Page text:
In a 2012 report titled Cyber Security: The Vexed Question of Global Rules, India ranked fifth in the list of countries affected by cyber crime.
The Information Technology Act was passed in 2000 and amended in 2008. It dealt with cyber stalking indirectly, under 'intrusion into the privacy of an individual'.
In 2013, amendments were made to the Indian Penal Code to include cyber stalking as a criminal offence.
Cyber stalking is dealt with under sections 66A, 72 and 72A of the IT Act, which can be read with section 441 of the IPC.
It is a bailable offence unless it results in serious offences such as severe defamation, sexual crime and terrorism.
In the US, stalking awareness campaigns inform people of cyber crimes and most states have laws that deal with cyber stalking. In the UK, cyber stalking is a criminal offence under the Malicious Communications Act (1988).
In May, Prerna Pratham Singh, a Delhi University student, received offensive messages on Facebook from a stranger. Instead of ignoring them, she took a screenshot of the messages and posted it online, along with her response. The post went viral, and was shared more than 3,000 times within 24 hours. People, including a senior police officer, offered to help her register a police complaint. They praised her for being brave but, in all probability, that was the end of it.
In October, in Hyderabad, a college student posing as a girl befriended more than 200 girls across campuses on the pretext of exchanging information about sexual encounters. When the girls confided in their new 'online friend', he blackmailed them into sending nude pictures or money in exchange for his silence about their secrets. His arrest highlighted the increasing need for young people to be taught about online safety. As art imitates life, in the recent critically acclaimed film, Masaan, a police officer extorts money from an old man by threatening to upload a lewd video of his daughter.
With the rapid spread of mobile phones, and the growing reach of the internet, social media in particular, cyber violence has become a global problem. Today, 40 per cent of the global citizenry is connected to the internet. According to Intel's 2013 report titled Women and the Web, nearly 45 crore new female users could come online in the next three years.
The statistics point to a cause for concern—globally, more than 70 per cent of women who are online have been exposed to some form of cyber violence. “With just a press of a button, you can depress a person,” says Phumzile Mlambo-Ngcuka, executive director, UN Women. And, according to a new UN report on cyber violence against women and girls released in September, women in the age group of 18 to 24 are at a heightened risk of being stalked and sexually harassed. In India, nearly 50 per cent of the women did not report the offence and almost 20 per cent were not even aware that they were victimised.
A recent Microsoft study under the UN Women Safe Cities programme, which mapped disadvantaged areas in Delhi, Marrakesh and Rio, highlights several factors about women safety, online and offline. One, many women in low-income groups have basic mobiles without internet connection, which renders net-based safety apps useless. Two, the users don't necessarily own or control the handsets. And three, they are not fully aware of their rights and they don't trust the authorities.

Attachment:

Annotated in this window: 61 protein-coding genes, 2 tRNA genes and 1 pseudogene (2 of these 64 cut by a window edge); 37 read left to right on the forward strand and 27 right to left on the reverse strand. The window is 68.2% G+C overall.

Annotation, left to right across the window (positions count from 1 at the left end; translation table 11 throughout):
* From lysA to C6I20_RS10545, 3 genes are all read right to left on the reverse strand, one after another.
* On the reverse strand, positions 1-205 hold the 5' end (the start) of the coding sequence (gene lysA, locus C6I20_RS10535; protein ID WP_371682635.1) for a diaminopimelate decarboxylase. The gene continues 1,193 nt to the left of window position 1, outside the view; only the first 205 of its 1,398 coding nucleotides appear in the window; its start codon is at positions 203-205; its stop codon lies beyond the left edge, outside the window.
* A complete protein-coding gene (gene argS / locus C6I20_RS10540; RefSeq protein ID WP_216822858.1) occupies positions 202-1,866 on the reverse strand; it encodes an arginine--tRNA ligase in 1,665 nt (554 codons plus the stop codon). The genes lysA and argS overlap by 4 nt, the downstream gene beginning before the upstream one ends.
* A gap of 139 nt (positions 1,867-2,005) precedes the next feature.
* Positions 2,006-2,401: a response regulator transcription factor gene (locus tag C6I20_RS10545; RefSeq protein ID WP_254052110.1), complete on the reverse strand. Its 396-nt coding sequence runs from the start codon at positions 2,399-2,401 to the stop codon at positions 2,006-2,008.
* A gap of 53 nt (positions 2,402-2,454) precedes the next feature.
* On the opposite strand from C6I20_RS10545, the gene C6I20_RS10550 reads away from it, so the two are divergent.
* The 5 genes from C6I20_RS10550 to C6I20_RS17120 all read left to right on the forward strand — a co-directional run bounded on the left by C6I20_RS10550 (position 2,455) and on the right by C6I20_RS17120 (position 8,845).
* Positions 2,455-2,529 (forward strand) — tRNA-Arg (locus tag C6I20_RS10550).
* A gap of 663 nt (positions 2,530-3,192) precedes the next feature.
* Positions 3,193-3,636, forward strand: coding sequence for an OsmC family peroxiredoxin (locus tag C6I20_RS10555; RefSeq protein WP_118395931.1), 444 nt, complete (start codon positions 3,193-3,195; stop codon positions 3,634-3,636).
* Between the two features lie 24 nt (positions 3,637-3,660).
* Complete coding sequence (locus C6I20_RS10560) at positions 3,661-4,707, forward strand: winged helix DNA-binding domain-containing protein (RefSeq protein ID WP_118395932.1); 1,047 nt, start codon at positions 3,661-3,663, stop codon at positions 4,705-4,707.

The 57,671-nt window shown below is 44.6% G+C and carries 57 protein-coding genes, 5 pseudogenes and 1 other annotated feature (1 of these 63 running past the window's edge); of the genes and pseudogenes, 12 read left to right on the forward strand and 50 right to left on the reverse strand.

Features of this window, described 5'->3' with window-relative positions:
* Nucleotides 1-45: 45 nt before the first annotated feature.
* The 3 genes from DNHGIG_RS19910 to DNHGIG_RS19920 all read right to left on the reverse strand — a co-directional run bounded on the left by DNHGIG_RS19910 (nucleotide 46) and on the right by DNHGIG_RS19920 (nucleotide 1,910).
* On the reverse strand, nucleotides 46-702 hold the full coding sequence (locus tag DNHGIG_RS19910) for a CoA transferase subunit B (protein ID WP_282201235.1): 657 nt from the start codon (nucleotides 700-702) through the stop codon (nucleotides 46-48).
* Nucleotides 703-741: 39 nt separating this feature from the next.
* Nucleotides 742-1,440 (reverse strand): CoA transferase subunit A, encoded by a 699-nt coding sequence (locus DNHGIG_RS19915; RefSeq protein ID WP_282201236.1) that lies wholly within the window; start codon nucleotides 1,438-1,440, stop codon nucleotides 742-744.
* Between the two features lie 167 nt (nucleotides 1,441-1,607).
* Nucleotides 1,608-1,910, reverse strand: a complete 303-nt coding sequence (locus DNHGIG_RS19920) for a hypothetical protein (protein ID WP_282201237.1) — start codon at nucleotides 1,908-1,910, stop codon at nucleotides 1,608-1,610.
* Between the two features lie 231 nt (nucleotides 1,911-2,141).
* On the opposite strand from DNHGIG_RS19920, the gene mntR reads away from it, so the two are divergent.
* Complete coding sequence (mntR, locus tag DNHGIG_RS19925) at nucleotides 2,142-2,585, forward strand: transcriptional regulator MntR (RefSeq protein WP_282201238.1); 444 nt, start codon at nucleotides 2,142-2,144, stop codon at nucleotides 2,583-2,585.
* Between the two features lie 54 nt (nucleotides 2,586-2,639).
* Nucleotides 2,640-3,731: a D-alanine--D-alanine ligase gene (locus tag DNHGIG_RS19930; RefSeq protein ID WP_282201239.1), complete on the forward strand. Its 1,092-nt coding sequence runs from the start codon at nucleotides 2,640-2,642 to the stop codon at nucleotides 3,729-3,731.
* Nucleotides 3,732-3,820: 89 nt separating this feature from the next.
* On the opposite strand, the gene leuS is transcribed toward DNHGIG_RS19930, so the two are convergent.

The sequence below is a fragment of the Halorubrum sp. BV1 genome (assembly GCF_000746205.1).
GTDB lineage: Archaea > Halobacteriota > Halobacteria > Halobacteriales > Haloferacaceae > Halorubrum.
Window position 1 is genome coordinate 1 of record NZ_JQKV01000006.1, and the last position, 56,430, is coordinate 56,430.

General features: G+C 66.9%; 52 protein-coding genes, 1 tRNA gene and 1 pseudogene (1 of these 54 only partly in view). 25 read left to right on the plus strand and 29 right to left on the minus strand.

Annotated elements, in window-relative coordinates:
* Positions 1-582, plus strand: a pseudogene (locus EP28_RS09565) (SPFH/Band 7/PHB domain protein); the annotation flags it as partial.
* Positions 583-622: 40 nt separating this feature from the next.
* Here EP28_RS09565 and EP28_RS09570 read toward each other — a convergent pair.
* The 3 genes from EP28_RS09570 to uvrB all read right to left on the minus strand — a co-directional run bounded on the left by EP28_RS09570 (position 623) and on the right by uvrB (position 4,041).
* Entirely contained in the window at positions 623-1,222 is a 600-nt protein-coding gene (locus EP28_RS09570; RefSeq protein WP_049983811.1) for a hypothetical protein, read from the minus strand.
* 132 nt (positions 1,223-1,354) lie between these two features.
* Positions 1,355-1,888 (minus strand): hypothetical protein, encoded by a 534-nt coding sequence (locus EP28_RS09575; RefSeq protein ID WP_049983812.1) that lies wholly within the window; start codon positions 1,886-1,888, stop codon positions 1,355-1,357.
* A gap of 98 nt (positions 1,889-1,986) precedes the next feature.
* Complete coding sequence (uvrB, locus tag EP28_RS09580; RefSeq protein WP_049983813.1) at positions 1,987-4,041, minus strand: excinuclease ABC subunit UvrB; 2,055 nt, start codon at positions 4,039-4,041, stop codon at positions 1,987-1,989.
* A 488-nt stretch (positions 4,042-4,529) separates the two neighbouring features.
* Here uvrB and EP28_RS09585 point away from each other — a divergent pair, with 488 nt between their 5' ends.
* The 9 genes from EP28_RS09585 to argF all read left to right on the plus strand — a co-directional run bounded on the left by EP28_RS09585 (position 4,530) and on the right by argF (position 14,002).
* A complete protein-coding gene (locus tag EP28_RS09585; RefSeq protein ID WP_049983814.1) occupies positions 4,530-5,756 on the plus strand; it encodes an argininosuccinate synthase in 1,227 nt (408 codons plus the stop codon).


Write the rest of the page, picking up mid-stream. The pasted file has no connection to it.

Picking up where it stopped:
“Stalking and online harassment are on the rise, particularly in India. And, if not addressed, it can lead to serious consequences like suicide, kidnapping and extortion,” says Rakshit Tandon, a cyber security expert. Online attackers, emboldened by the anonymity, don't even spare celebrities. Last year, a website threatened to release nude pictures of Hollywood actor Emma Watson. In India, actor Shruti Seth was bullied on social media for her critical open letter to Prime Minister Narendra Modi. “The mindset of such criminals is that they are anonymous, with no one watching them,” says Tandon. “This gives them the freedom to bring out their darker side online. Add to that the lack of awareness, weak cyber laws and action in terms of investigation and arrests.”
Says cyber law expert Pavan Duggal: “Ignoring is a default mode of our social behaviour which then makes online stalking a menace that keeps increasing in frequency and intensity. For instance, cyber bullying as an avatar of cyber stalking is emerging in schools and colleges, and parents are clueless.”
One of the recent UN Sustainable Development Goals refers to violence against women. “Online violence against women and girls is as serious as physical abuse. Stronger law enforcement and judicial action will go a long way in transforming social attitudes,” says Rebecca Tavares, representative for UN Women in India, Bhutan, the Maldives and Sri Lanka.
In India, despite more pro-women laws after the Nirbhaya rape case, there aren't enough convictions in cases of cyber stalking, says Duggal. “Proof of cyber stalking depends on incriminating electronic evidence which, many people, under social pressures, destroy or delete,” he says. “Last year, a new clause in the law said every computer printout, CD or pen drive has to be accompanied by certification that it hasn't been tampered with. This leads to a bigger challenge. Our law isn't adequately framed to deal with cyber stalking, neither is it a big enough priority for the police to register complaints. For the Digital India programme to be successful, women's participation and their empowerment is key. Time has come to relook at this law.”